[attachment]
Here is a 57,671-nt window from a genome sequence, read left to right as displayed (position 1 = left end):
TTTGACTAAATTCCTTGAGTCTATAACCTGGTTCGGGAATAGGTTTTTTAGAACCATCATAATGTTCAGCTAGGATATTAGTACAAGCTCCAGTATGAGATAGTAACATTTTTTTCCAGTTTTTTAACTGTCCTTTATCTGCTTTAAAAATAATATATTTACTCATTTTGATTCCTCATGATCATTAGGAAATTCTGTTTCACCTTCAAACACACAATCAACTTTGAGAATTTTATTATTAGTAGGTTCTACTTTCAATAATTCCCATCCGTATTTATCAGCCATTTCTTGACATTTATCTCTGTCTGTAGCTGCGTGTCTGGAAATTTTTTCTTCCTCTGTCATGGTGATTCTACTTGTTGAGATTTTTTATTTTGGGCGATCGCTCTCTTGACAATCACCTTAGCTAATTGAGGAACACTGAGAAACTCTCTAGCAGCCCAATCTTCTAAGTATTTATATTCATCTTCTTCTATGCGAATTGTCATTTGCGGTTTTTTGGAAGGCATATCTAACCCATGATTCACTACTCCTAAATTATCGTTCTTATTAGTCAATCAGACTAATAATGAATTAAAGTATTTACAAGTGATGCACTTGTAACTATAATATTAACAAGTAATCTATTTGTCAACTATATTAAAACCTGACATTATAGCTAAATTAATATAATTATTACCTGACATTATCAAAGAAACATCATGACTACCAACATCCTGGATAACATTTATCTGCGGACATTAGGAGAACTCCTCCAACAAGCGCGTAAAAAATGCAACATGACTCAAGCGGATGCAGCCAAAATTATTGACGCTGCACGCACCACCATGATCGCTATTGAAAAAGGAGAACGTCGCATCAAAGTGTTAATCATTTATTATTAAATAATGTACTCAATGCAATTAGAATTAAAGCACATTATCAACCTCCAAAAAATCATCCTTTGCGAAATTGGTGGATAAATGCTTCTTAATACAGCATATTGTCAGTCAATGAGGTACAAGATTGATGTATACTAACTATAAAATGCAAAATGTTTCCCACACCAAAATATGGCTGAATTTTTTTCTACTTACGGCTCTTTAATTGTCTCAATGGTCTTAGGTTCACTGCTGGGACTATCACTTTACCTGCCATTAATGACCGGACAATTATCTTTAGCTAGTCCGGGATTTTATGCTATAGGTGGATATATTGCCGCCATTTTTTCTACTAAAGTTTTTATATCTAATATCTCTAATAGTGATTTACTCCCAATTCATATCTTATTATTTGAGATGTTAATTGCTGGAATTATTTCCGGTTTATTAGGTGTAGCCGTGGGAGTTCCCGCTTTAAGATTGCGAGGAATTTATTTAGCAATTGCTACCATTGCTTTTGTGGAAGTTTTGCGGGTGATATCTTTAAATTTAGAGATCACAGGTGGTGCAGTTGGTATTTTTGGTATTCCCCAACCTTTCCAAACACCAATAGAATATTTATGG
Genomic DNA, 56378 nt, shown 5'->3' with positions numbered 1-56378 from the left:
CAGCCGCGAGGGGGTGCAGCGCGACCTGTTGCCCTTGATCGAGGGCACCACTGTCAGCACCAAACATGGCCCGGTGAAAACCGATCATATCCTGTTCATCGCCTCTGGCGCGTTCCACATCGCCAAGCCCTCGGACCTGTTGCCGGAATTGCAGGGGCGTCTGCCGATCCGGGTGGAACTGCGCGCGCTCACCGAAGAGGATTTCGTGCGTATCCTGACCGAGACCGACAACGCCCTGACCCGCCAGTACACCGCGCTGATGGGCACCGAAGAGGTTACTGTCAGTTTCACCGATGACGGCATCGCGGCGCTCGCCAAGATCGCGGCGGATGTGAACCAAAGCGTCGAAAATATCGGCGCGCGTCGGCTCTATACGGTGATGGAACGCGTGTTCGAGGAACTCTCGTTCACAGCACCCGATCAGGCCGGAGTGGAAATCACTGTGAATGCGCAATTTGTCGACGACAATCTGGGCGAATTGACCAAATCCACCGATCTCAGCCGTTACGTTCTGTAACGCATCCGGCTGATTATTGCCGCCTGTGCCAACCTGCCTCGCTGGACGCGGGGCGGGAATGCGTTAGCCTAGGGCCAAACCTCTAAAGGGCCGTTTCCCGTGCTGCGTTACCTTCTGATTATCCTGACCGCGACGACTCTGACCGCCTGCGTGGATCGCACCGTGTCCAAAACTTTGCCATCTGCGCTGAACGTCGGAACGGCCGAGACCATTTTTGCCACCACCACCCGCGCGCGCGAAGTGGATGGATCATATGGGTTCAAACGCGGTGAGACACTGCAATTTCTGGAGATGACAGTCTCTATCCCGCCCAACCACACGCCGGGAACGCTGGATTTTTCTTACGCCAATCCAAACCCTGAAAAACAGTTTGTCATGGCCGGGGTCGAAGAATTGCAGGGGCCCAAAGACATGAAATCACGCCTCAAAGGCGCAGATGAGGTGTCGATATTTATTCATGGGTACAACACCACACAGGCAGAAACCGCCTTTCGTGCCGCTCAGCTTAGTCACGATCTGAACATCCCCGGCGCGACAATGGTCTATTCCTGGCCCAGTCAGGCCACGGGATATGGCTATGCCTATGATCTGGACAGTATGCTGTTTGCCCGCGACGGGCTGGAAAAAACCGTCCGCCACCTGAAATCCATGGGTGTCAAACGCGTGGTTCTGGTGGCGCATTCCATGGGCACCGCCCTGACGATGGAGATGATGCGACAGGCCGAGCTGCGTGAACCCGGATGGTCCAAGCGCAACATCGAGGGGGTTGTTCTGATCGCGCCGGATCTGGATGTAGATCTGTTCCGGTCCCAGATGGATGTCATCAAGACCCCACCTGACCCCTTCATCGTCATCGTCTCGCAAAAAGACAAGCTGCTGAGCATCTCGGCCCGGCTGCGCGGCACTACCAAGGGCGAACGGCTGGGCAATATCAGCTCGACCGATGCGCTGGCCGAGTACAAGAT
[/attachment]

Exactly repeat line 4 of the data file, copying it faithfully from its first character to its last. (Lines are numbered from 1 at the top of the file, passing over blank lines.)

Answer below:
CAGCCGCGAGGGGGTGCAGCGCGACCTGTTGCCCTTGATCGAGGGCACCACTGTCAGCACCAAACATGGCCCGGTGAAAACCGATCATATCCTGTTCATCGCCTCTGGCGCGTTCCACATCGCCAAGCCCTCGGACCTGTTGCCGGAATTGCAGGGGCGTCTGCCGATCCGGGTGGAACTGCGCGCGCTCACCGAAGAGGATTTCGTGCGTATCCTGACCGAGACCGACAACGCCCTGACCCGCCAGTACACCGCGCTGATGGGCACCGAAGAGGTTACTGTCAGTTTCACCGATGACGGCATCGCGGCGCTCGCCAAGATCGCGGCGGATGTGAACCAAAGCGTCGAAAATATCGGCGCGCGTCGGCTCTATACGGTGATGGAACGCGTGTTCGAGGAACTCTCGTTCACAGCACCCGATCAGGCCGGAGTGGAAATCACTGTGAATGCGCAATTTGTCGACGACAATCTGGGCGAATTGACCAAATCCACCGATCTCAGCCGTTACGTTCTGTAACGCATCCGGCTGATTATTGCCGCCTGTGCCAACCTGCCTCGCTGGACGCGGGGCGGGAATGCGTTAGCCTAGGGCCAAACCTCTAAAGGGCCGTTTCCCGTGCTGCGTTACCTTCTGATTATCCTGACCGCGACGACTCTGACCGCCTGCGTGGATCGCACCGTGTCCAAAACTTTGCCATCTGCGCTGAACGTCGGAACGGCCGAGACCATTTTTGCCACCACCACCCGCGCGCGCGAAGTGGATGGATCATATGGGTTCAAACGCGGTGAGACACTGCAATTTCTGGAGATGACAGTCTCTATCCCGCCCAACCACACGCCGGGAACGCTGGATTTTTCTTACGCCAATCCAAACCCTGAAAAACAGTTTGTCATGGCCGGGGTCGAAGAATTGCAGGGGCCCAAAGACATGAAATCACGCCTCAAAGGCGCAGATGAGGTGTCGATATTTATTCATGGGTACAACACCACACAGGCAGAAACCGCCTTTCGTGCCGCTCAGCTTAGTCACGATCTGAACATCCCCGGCGCGACAATGGTCTATTCCTGGCCCAGTCAGGCCACGGGATATGGCTATGCCTATGATCTGGACAGTATGCTGTTTGCCCGCGACGGGCTGGAAAAAACCGTCCGCCACCTGAAATCCATGGGTGTCAAACGCGTGGTTCTGGTGGCGCATTCCATGGGCACCGCCCTGACGATGGAGATGATGCGACAGGCCGAGCTGCGTGAACCCGGATGGTCCAAGCGCAACATCGAGGGGGTTGTTCTGATCGCGCCGGATCTGGATGTAGATCTGTTCCGGTCCCAGATGGATGTCATCAAGACCCCACCTGACCCCTTCATCGTCATCGTCTCGCAAAAAGACAAGCTGCTGAGCATCTCGGCCCGGCTGCGCGGCACTACCAAGGGCGAACGGCTGGGCAATATCAGCTCGACCGATGCGCTGGCCGAGTACAAGAT